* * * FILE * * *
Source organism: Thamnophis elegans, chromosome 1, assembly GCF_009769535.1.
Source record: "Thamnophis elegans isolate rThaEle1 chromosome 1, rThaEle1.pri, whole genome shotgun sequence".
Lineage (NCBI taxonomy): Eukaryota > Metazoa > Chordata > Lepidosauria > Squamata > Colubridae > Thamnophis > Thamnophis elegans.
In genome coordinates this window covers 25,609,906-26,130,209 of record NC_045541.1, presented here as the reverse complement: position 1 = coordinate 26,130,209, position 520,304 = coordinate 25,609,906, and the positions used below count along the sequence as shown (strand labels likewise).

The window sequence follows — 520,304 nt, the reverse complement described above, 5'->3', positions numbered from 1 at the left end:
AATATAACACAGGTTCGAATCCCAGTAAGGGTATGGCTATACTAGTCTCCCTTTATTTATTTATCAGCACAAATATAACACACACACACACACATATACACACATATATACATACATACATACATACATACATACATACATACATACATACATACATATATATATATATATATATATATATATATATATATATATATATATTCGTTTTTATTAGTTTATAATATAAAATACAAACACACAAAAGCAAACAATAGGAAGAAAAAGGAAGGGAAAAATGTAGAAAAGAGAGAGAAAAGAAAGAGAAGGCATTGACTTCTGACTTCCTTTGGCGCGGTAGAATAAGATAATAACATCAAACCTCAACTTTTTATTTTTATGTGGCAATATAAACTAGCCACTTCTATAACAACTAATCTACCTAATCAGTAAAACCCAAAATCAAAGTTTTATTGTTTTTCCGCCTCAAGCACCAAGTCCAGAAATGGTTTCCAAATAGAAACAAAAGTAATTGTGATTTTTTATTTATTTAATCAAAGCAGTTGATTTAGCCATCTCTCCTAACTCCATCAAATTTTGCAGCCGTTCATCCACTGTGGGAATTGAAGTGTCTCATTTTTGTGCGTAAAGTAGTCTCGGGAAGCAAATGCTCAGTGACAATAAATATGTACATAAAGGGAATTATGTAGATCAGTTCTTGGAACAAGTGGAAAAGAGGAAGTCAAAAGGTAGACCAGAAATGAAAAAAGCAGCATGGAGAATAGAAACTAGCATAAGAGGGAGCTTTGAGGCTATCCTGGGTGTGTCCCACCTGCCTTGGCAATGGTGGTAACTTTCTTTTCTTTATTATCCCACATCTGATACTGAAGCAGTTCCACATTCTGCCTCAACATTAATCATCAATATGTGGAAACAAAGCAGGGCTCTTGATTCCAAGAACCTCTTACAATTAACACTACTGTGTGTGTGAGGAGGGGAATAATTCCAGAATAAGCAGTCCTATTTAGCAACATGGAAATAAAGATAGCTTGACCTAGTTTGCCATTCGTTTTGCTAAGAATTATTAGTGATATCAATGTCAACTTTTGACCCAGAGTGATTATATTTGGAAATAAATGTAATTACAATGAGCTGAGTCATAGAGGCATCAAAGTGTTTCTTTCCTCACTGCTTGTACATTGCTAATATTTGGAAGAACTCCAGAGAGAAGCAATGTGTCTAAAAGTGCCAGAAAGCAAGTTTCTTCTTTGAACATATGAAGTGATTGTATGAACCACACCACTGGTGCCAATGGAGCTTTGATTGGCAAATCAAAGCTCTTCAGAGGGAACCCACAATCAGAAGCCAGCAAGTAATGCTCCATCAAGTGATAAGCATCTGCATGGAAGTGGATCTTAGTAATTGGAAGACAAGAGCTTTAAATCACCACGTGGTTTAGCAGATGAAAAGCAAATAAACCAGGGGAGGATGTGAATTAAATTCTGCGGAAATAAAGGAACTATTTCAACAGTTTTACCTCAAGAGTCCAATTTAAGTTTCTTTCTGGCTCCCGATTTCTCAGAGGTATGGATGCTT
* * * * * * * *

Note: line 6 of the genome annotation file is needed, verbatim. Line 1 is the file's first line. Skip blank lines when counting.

AATATAACACAGGTTCGAATCCCAGTAAGGGTATGGCTATACTAGTCTCCCTTTATTTATTTATCAGCACAAATATAACACACACACACACACATATACACACATATATACATACATACATACATACATACATACATACATACATACATACATACATATATATATATATATATATATATATATATATATATATATATATATTCGTTTTTATTAGTTTATAATATAAAATACAAACACACAAAAGCAAACAATAGGAAGAAAAAGGAAGGGAAAAATGTAGAAAAGAGAGAGAAAAGAAAGAGAAGGCATTGACTTCTGACTTCCTTTGGCGCGGTAGAATAAGATAATAACATCAAACCTCAACTTTTTATTTTTATGTGGCAATATAAACTAGCCACTTCTATAACAACTAATCTACCTAATCAGTAAAACCCAAAATCAAAGTTTTATTGTTTTTCCGCCTCAAGCACCAAGTCCAGAAATGGTTTCCAAATAGAAACAAAAGTAATTGTGATTTTTTATTTATTTAATCAAAGCAGTTGATTTAGCCATCTCTCCTAACTCCATCAAATTTTGCAGCCGTTCATCCACTGTGGGAATTGAAGTGTCTCATTTTTGTGCGTAAAGTAGTCTCGGGAAGCAAATGCTCAGTGACAATAAATATGTACATAAAGGGAATTATGTAGATCAGTTCTTGGAACAAGTGGAAAAGAGGAAGTCAAAAGGTAGACCAGAAATGAAAAAAGCAGCATGGAGAATAGAAACTAGCATAAGAGGGAGCTTTGAGGCTATCCTGGGTGTGTCCCACCTGCCTTGGCAATGGTGGTAACTTTCTTTTCTTTATTATCCCACATCTGATACTGAAGCAGTTCCACATTCTGCCTCAACATTAATCATCAATATGTGGAAACAAAGCAGGGCTCTTGATTCCAAGAACCTCTTACAATTAACACTACTGTGTGTGTGAGGAGGGGAATAATTCCAGAATAAGCAGTCCTATTTAGCAACATGGAAATAAAGATAGCTTGACCTAGTTTGCCATTCGTTTTGCTAAGAATTATTAGTGATATCAATGTCAACTTTTGACCCAGAGTGATTATATTTGGAAATAAATGTAATTACAATGAGCTGAGTCATAGAGGCATCAAAGTGTTTCTTTCCTCACTGCTTGTACATTGCTAATATTTGGAAGAACTCCAGAGAGAAGCAATGTGTCTAAAAGTGCCAGAAAGCAAGTTTCTTCTTTGAACATATGAAGTGATTGTATGAACCACACCACTGGTGCCAATGGAGCTTTGATTGGCAAATCAAAGCTCTTCAGAGGGAACCCACAATCAGAAGCCAGCAAGTAATGCTCCATCAAGTGATAAGCATCTGCATGGAAGTGGATCTTAGTAATTGGAAGACAAGAGCTTTAAATCACCACGTGGTTTAGCAGATGAAAAGCAAATAAACCAGGGGAGGATGTGAATTAAATTCTGCGGAAATAAAGGAACTATTTCAACAGTTTTACCTCAAGAGTCCAATTTAAGTTTCTTTCTGGCTCCCGATTTCTCAGAGGTATGGATGCTT